Conclusion

    This surgical technique efficiently repairs proximal ACL tears, leading to a restoration of knee stability and a quick return to an active lifestyle, avoiding growth plate disruption.

    Level of evidence

    IV.

  11. Abstract

    Purpose

    To evaluate the effects of untreated stable ramp lesions on clinical and functional outcomes, return to sports rates, and complications of patients who underwent anterior cruciate ligament reconstruction.

    Methods

    A total of 879 patients with anterior cruciate ligament rupture were evaluated. Of these, 66 patients [33 patients with anterior cruciate ligament rupture and stable medial meniscal ramp lesion (ramp + group) and 33 patients with isolated anterior cruciate ligament rupture (ramp − group)] with a minimum 3-year of follow-up were included. Stable ramp lesions were not repaired in the ramp + group. Preoperative and postoperative Lachman and pivot-shift grades, Lysholm knee scores, International Knee Documentation Committee score and 12-Item Short Form Health Survey score were compared between groups. The return to sports rates, level of return to sports, time to return to sports and complications were compared.

    Results

    The mean patient age was 27.8 ± 7.2 years. The mean follow-up period was 47.3 ± 9.4 months. There were no significant differences between groups regarding preoperative and postoperative Lachman and pivot-shift grades, 12-Item Short Form Health Survey mental and physical component summary scores, Lysholm and International Knee Documentation Committee scores, and complication rates (n.s.). Although the return to sports rates (84.8% vs 90.1%) and the level of the return to sports (return to preinjury level: 75% vs 78%) were similar between groups (n.s.), the time to return to sports was significantly longer for patients with ramp lesions (11.1 ± 4.0 vs. 8.7 ± 2.5 months, p = 0.007).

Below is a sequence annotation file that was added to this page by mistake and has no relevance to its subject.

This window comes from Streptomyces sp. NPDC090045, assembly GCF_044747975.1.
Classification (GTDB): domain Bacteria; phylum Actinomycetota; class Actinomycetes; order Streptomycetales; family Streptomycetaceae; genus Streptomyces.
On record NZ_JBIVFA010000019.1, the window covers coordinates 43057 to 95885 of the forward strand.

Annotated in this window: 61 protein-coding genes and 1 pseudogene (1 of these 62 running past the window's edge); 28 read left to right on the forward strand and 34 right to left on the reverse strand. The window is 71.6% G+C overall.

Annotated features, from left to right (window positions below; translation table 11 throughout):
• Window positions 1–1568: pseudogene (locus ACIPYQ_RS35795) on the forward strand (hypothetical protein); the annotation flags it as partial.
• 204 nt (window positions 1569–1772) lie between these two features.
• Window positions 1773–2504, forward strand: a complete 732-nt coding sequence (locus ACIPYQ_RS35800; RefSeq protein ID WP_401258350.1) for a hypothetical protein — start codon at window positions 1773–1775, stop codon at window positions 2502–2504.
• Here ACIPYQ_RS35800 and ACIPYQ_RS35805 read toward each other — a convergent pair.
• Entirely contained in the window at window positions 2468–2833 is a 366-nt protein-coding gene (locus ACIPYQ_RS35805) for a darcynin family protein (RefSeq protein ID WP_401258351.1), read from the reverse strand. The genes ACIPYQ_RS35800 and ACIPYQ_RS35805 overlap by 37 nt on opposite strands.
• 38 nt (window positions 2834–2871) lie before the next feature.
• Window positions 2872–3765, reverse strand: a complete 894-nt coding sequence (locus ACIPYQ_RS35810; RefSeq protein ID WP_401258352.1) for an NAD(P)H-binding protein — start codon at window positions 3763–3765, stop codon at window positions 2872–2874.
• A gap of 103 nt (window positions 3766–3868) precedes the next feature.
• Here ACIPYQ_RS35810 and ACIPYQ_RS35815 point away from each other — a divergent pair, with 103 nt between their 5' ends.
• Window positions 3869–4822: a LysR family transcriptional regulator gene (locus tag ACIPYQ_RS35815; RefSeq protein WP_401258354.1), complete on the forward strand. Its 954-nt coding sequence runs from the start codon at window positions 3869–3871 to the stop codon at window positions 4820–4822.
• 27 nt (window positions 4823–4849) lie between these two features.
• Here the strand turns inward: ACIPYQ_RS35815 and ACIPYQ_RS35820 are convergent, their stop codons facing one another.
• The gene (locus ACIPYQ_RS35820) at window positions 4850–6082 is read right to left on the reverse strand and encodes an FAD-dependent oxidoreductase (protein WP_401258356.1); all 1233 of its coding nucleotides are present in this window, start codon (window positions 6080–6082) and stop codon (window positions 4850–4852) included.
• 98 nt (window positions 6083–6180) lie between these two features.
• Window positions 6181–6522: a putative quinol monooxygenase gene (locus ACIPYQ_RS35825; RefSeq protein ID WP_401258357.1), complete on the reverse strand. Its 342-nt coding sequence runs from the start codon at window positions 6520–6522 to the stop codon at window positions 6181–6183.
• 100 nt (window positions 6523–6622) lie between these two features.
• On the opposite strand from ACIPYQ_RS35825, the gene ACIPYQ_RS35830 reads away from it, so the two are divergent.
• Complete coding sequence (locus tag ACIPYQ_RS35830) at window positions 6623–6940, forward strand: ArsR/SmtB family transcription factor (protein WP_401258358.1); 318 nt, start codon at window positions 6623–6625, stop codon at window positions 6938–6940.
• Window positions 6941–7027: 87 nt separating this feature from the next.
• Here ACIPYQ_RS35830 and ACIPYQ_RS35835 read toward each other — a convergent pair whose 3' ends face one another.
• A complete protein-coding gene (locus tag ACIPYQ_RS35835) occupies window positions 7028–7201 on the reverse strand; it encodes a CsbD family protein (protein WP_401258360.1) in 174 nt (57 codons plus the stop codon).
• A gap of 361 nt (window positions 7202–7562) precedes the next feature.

Conclusion

    Leaving the stable ramp lesion unrepaired does not negatively affect clinical and functional outcomes as well as return to sports rates after ACL reconstruction. However, the time to return to sports is prolonged in patients with ramp lesions In clinical practice, surgeons should be aware that repairing stable ramp lesions is not an absolute necessity and will not affect return to sport rates.

    Level of evidence

    Level III.

  12. Abstract

    Purpose

    The purpose of this study is to evaluate the reasons why athletes do not return to play (RTP) following anterior cruciate ligament (ACL) reconstruction from a large single-centre database.

    Methods

    The institutional ACL registry was screened for patients that had undergone a primary ACLR and had RTP status reported at 24-month follow-up. The reasons that patients were unable to RTP at 24 months were evaluated. The ACL-Return to Sport Index (ACL-RSI) was evaluated at baseline and 24-month follow-up to evaluate psychological ability to RTP.